So how do we present ourselves in a genuine way to the people we interact with? We are all individuals and those with whom we interact (Deaf and Hearing alike) will expect us to behave in ways that are consistent with who we and how we identify ourselves. One of the issues of the machine model (see for example, (Witter-Merithew 1986), (Baker-Shenk 1991), and (McIntire, Sanderson 1993), among others) was that sign language interpreters were told that they were not allowed to present themselves. This had an alienating effect on all participants, Deaf and hearing alike. While we must be incredibly careful not to “take over” situations, we need to be mindful that how we present ourselves to the participants in an interpreted interaction needs to be genuine, respectful and following the expectations of those participants.  Some questions to ponder:

–        Are we familiar with the expectations of how people present themselves in the range of situations in which we interpret (for example an office staff meeting vs. a vocational training course vs. a social networking even)?

–        Are we familiar with (and do we use) the expected cultural norms of the Deaf and hearing people with whom we interact?

–        Are we respectful of the language choices of the Deaf and hearing people we work with?

–        Are we familiar with a range of Deaf and hearing people (in terms of age, race, gender, etc.) and how they expect to interact with us in their language(s)?

–        Are we comfortable discussing who we are and what to expect when working with us in appropriate ways

–        Do we present ourselves differently to Deaf and hearing people that we know and have worked with before as opposed to people are meeting for the first time?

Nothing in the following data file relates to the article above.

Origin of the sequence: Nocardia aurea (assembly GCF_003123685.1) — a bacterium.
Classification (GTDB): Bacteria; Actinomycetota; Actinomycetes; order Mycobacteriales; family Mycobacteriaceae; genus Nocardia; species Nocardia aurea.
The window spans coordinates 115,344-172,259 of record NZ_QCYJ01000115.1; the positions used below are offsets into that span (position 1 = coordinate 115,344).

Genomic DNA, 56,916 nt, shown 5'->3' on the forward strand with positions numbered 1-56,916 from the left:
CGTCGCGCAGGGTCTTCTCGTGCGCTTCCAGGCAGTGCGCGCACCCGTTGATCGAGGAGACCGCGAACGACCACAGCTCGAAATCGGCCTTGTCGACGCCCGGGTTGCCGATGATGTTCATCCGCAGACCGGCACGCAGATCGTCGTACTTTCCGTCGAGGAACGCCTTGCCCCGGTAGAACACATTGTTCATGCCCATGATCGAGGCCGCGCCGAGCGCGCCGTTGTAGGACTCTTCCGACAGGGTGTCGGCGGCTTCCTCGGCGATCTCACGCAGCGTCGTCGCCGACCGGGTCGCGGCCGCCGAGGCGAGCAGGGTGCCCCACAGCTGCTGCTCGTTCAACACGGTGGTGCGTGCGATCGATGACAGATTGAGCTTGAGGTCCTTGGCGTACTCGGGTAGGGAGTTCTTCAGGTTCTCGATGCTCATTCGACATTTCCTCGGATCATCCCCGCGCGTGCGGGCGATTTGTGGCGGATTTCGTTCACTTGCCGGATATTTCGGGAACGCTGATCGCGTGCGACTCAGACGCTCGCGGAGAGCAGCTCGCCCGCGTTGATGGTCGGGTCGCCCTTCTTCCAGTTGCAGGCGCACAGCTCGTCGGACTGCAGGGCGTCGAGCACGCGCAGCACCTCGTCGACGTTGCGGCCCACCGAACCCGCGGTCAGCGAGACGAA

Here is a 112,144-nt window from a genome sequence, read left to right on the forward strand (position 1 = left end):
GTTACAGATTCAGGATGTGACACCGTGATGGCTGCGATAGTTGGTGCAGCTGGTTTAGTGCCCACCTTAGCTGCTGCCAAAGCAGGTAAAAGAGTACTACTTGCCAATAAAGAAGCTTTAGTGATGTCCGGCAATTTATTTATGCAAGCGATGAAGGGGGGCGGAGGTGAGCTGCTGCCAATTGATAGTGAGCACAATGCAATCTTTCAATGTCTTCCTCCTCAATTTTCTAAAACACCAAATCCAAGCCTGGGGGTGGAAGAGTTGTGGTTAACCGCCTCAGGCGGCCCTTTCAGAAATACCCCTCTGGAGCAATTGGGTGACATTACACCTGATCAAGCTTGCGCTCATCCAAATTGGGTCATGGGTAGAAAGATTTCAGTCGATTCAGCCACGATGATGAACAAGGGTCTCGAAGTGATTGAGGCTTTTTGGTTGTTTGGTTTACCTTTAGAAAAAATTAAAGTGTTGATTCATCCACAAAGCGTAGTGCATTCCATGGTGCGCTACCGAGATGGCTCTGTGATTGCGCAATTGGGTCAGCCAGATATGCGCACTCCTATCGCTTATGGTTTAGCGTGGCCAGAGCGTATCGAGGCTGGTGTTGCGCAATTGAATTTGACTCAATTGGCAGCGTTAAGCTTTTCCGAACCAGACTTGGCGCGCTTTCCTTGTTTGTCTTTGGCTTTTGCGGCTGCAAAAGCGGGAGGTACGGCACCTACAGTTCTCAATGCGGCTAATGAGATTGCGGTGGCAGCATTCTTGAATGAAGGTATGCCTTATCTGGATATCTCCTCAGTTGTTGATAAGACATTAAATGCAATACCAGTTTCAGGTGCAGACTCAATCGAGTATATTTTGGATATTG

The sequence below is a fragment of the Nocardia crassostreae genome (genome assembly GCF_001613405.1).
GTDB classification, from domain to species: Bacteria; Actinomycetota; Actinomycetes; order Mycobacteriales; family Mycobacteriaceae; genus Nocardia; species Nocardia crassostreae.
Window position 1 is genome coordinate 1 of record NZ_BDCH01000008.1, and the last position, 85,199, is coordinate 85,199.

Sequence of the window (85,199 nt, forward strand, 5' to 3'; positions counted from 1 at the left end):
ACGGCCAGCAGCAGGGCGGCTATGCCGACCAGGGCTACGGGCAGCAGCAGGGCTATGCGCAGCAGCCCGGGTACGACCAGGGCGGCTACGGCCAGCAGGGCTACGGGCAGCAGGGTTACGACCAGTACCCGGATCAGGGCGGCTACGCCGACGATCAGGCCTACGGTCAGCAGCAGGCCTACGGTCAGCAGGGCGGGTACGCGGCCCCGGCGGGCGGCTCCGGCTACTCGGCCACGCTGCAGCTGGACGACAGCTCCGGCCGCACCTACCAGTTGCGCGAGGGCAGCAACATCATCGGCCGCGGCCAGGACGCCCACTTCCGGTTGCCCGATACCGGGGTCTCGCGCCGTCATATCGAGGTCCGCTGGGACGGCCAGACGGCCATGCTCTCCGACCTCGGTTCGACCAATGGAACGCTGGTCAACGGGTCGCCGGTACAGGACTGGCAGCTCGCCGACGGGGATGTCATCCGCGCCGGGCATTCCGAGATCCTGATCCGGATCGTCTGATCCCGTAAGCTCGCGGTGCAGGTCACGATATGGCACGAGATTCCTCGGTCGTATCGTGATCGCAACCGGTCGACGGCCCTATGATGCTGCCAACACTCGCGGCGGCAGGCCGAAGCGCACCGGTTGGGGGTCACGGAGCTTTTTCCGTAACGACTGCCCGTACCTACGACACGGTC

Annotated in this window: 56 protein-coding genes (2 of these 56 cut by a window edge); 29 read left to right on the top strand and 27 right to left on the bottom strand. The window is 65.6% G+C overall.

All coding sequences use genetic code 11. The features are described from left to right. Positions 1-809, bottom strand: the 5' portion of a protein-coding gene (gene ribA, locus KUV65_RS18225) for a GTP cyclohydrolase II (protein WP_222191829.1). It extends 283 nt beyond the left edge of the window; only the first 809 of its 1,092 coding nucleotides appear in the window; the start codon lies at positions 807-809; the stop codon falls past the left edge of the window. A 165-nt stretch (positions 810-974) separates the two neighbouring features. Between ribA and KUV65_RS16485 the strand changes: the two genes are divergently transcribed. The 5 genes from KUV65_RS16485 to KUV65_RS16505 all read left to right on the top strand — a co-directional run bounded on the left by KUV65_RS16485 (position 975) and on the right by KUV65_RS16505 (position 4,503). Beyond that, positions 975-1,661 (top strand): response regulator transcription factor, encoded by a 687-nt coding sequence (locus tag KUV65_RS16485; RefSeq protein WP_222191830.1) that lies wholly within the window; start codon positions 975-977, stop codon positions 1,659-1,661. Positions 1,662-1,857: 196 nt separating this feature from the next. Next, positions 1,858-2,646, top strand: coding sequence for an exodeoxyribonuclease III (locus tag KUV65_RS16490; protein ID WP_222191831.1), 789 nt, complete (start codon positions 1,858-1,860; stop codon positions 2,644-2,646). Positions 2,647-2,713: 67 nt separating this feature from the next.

–        Does how we present ourselves engender trust?

A Final Point

If we cannot accurately present ourselves with integrity it will not be possible to accurately represent the participants through our interpretations.  Integrity starts with each one of us.


BAKER-SHENK, C., 1991. The Interpreter: Machine, Advocate, or Ally? J. PLANT-MOELLER, ed. In: Expanding Horizons: Proceedings of The 1991 RID Convention 1991, RID Publications, pp. 120-140.

GOFFMAN, E., 1990. The presentation of self in everyday life. London : Penguin.

JENKINS, R., 1996. Social identity. London: Routledge.

MCINTIRE, M. and SANDERSON, G., 1993. Bye-bye! Bi-bi!: Questions of Empowerment and Role, A Confluence of Diverse Relationships: Proceedings of the Thirteenth National Convention of the Registry of Interpreters for the Deaf 1993, RID Publications, pp. 94-118.

WITTER-MERITHEW, A., 1986. Claiming our destiny. RID Views, October 12.


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Cooperation Strengthens Sign Language Interpreter Education Programs

Cooperation in Sign Language Interpreting Education

Damita Boyd explores the value of learning from other disciplines, developing national standards and shared bodies of exemplar work, and acting on what we already know to improve interpreter education programs.

From time to time I have heard it said that Interpreter Education Programs are the new functional “gatekeepers” of the sign language interpreting profession. That is, with more interpreters learning ASL and interpreting in academic settings, rather than based on their proximity to the Deaf community, it is navigating successfully through the classroom experience that first determines who will have the opportunity to become a sign language interpreter.